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Traveling the West

"And the Iron Horse, the earth-shaker, the fire-breather, which tramples down the hills, which outruns the laggard winds, which leaps over the rivers, which grinds the rocks to powder and breaks down the gates of the mountain, he too shall build an empire and an epic." — "Statistics and Speculations Concerning the Pacific Railroad," Putnam's Magazine, September 1853

The transport of European and then American people and goods across the North American continent spread incrementally from the East Coast, over the Appalachians and via land and water. The rivers, from the Saint Lawrence to the Potomac and Ohio, were critical passageways, and the watershed of the Mississippi, while thought of as a vertical pathway, was truly an East-West water highway, with valleys easing the way west. Native American cross-country paths, used for centuries before European contact, formed the basis for many later post roads, highways, and railroads.

The Oregon country became a target for settlers early on. Wagon roads had to be built to carry them west, and the federal government sent Army troops to survey and build these roads. Long-established trade routes, such as the Santa Fe trail, were surveyed and improved. These expeditions, along with those of later topographic and military engineers who surveyed lands for potential railroad routes, continued to fill in the map of the West.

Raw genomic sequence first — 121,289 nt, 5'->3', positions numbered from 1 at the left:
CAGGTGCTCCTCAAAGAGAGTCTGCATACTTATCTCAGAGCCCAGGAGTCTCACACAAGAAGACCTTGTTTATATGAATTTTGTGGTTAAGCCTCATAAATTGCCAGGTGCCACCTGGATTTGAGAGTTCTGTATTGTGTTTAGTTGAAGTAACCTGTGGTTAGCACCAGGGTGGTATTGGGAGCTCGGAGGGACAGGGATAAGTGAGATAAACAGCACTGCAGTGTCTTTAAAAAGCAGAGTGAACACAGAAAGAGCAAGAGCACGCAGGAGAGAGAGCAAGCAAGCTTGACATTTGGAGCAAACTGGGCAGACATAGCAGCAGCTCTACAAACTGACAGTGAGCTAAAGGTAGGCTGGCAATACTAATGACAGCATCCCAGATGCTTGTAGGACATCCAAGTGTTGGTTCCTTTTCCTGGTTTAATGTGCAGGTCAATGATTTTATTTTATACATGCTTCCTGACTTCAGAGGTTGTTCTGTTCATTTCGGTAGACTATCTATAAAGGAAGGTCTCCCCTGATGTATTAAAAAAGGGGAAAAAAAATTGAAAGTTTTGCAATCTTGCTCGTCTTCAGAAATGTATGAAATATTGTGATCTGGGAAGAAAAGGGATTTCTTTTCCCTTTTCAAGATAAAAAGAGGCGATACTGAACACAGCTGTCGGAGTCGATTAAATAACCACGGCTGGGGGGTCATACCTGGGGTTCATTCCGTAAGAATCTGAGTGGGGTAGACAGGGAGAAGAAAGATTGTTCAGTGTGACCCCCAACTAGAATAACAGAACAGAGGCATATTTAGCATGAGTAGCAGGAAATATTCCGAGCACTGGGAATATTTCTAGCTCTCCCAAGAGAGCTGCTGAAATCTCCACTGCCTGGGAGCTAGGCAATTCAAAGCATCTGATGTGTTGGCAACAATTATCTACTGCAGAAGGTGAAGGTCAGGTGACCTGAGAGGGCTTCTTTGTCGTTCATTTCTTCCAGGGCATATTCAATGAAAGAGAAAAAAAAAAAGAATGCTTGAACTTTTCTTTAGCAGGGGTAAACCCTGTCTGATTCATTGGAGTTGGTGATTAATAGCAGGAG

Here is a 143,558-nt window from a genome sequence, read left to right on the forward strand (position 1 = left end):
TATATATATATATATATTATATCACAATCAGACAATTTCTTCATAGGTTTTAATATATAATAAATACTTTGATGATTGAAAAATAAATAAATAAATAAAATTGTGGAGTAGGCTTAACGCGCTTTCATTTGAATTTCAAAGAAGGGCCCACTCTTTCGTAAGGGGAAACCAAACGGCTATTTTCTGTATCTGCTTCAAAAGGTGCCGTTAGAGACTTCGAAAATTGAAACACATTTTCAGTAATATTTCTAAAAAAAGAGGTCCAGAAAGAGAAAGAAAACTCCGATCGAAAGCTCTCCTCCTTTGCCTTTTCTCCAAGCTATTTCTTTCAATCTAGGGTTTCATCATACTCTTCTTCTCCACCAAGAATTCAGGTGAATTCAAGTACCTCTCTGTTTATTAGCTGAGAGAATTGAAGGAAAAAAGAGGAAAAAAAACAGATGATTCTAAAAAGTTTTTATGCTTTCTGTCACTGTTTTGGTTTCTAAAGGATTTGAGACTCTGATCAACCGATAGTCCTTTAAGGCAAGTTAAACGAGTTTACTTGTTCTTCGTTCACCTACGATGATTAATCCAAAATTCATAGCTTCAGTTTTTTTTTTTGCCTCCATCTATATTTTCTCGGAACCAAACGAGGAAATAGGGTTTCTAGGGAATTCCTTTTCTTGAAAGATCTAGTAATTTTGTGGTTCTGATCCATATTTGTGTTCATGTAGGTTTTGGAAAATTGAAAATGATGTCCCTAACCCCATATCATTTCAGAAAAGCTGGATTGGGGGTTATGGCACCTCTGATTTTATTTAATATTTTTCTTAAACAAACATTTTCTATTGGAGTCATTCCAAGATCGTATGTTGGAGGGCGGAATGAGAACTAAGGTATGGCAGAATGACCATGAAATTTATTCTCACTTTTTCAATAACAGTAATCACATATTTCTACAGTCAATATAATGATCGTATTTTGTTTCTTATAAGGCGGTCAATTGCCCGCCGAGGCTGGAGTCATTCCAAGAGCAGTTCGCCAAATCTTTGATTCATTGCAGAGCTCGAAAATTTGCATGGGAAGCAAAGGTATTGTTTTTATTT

The discovery of gold in California added to the interest in strong East-West communication, and the major railroad lines crossed the country as the Civil War erupted. In his capacity as U.S. Secretary of War, Jefferson Davis (later to become President of the Confederacy) was in charge of the railroad surveys. Many of the topographical engineers took their military and mapping skills into the Civil War, among them John Charles Frémont, William H. Emory, G. K. Warren, and Amiel Whipple.

The railroads rapidly developed, not only as a means to get from point A to point B, but also as tourist transit to Yosemite Valley and Yellowstone National Park. The West became a destination.

Over the Pacific Railway to California   1
Hardy Gillard
Over the Pacific Railway to California, [1880]
NYPL, Map Division

New and Correct Map of the Great Rock Island Route   2
George F. Cram
New and Correct Map of the Great Rock Island Route, 1883
NYPL, Map Division

Yellowstone National Park   3
Henry Wellge
Yellowstone National Park, 1904
NYPL, Map Division

Refer to Map of the United States and Mexico (1859), which details explorers' trails, transportation routes, and settlement patterns.

Controlling the West Map
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